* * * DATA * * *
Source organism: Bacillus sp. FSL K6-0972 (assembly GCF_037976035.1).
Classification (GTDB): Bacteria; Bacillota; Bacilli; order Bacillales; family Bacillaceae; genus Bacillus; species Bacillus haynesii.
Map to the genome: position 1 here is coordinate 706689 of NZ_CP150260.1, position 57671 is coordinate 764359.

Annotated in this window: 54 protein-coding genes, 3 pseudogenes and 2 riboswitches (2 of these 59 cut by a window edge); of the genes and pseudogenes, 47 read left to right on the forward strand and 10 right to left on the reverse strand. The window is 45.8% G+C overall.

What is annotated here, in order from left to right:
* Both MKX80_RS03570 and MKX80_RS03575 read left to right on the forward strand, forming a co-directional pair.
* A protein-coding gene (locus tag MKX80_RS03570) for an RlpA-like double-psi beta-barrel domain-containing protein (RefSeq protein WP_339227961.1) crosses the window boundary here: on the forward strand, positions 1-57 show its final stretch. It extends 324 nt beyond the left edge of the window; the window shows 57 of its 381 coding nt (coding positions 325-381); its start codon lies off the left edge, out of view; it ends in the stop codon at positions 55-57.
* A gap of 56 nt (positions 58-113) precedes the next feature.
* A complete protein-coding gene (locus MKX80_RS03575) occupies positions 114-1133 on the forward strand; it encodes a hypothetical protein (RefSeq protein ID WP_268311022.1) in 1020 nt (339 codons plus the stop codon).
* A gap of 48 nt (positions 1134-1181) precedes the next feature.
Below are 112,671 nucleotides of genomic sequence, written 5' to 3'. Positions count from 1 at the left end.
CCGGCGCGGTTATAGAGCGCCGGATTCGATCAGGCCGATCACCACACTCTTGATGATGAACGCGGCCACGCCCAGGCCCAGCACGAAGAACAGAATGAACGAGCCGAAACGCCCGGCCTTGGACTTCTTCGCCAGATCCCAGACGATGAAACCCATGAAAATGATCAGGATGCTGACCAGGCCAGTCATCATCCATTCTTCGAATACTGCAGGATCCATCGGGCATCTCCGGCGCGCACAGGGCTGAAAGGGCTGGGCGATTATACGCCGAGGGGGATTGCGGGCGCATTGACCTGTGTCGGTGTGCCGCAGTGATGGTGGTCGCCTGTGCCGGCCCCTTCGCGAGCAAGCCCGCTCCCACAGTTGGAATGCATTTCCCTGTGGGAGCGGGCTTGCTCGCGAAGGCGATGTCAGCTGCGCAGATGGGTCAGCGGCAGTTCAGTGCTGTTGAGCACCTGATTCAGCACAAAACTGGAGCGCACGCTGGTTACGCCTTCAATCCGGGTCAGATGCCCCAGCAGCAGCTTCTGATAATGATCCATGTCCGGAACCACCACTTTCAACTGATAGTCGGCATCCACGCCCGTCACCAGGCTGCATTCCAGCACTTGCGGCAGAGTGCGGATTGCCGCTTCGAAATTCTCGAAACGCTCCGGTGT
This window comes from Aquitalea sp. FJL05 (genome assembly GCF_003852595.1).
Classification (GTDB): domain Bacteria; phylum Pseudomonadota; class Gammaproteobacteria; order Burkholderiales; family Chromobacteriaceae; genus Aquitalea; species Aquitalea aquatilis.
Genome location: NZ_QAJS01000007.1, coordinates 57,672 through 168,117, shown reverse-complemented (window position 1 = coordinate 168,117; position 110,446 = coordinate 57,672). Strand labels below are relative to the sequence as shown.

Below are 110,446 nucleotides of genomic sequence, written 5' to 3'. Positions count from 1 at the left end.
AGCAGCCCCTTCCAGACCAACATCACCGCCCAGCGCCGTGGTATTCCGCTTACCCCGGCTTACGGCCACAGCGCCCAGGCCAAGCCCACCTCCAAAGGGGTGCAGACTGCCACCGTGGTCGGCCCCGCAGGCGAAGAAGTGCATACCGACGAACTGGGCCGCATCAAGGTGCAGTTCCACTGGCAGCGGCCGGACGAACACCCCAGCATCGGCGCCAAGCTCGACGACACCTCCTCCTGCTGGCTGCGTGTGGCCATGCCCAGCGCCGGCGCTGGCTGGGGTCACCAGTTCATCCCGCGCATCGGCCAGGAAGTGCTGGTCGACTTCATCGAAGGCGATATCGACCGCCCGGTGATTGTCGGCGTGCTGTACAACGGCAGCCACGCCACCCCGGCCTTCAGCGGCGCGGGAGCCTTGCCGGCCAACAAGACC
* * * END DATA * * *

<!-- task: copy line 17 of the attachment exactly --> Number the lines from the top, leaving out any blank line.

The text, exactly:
AGCAGCCCCTTCCAGACCAACATCACCGCCCAGCGCCGTGGTATTCCGCTTACCCCGGCTTACGGCCACAGCGCCCAGGCCAAGCCCACCTCCAAAGGGGTGCAGACTGCCACCGTGGTCGGCCCCGCAGGCGAAGAAGTGCATACCGACGAACTGGGCCGCATCAAGGTGCAGTTCCACTGGCAGCGGCCGGACGAACACCCCAGCATCGGCGCCAAGCTCGACGACACCTCCTCCTGCTGGCTGCGTGTGGCCATGCCCAGCGCCGGCGCTGGCTGGGGTCACCAGTTCATCCCGCGCATCGGCCAGGAAGTGCTGGTCGACTTCATCGAAGGCGATATCGACCGCCCGGTGATTGTCGGCGTGCTGTACAACGGCAGCCACGCCACCCCGGCCTTCAGCGGCGCGGGAGCCTTGCCGGCCAACAAGACC